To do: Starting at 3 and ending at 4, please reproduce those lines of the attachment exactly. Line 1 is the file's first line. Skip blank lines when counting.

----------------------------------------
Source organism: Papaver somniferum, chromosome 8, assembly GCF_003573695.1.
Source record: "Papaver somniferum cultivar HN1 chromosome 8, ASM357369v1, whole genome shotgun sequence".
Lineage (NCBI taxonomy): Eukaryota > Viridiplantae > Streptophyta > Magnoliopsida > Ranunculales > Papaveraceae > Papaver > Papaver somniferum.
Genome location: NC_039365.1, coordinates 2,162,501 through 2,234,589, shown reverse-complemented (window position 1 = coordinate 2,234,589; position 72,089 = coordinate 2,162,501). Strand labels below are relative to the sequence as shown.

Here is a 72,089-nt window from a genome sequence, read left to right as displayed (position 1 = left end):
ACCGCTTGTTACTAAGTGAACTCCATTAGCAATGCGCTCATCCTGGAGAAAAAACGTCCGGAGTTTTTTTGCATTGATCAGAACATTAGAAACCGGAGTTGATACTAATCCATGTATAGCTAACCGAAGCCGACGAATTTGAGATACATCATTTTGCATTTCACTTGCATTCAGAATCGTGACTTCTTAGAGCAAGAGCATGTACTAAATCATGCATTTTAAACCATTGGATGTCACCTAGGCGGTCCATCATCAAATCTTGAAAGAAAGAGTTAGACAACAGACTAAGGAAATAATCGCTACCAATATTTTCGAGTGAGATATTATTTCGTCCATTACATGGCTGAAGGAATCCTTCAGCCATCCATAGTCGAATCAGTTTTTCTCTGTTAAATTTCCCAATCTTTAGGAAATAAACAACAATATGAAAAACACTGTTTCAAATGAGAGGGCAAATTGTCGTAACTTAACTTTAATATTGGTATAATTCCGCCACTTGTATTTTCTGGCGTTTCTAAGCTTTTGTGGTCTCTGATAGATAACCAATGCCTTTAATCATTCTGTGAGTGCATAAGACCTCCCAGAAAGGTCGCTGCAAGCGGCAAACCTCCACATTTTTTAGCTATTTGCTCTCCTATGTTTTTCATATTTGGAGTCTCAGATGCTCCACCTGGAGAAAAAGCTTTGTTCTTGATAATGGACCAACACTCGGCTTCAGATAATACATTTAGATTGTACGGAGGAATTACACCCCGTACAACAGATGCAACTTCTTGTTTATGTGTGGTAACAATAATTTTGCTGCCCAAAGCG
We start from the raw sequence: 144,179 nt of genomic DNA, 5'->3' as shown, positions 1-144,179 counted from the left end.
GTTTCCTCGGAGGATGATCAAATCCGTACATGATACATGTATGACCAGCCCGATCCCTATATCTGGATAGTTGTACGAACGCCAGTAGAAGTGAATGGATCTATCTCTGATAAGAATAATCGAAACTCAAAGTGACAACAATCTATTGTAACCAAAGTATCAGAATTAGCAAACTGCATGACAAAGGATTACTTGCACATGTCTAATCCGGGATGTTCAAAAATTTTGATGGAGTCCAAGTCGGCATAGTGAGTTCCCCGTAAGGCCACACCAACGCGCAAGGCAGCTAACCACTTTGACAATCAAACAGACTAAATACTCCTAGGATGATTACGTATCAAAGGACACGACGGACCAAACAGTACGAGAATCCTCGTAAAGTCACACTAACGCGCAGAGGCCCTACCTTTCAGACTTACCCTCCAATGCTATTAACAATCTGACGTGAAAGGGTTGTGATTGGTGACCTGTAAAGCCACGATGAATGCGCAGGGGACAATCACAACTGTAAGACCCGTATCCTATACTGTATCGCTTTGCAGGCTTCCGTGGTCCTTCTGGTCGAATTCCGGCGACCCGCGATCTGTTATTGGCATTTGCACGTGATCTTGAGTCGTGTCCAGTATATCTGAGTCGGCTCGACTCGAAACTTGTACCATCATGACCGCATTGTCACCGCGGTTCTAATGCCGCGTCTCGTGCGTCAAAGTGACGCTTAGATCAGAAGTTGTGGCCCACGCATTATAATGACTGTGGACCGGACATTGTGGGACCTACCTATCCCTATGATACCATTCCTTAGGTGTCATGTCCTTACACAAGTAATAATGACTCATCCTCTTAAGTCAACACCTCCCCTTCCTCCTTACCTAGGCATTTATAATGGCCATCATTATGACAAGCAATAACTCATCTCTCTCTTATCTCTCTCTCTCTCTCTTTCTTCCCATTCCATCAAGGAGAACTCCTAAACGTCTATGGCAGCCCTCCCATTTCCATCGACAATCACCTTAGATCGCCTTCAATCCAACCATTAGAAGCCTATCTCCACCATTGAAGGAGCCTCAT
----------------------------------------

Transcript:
Lineage (NCBI taxonomy): Eukaryota > Viridiplantae > Streptophyta > Magnoliopsida > Ranunculales > Papaveraceae > Papaver > Papaver somniferum.
Genome location: NC_039365.1, coordinates 2,162,501 through 2,234,589, shown reverse-complemented (window position 1 = coordinate 2,234,589; position 72,089 = coordinate 2,162,501). Strand labels below are relative to the sequence as shown.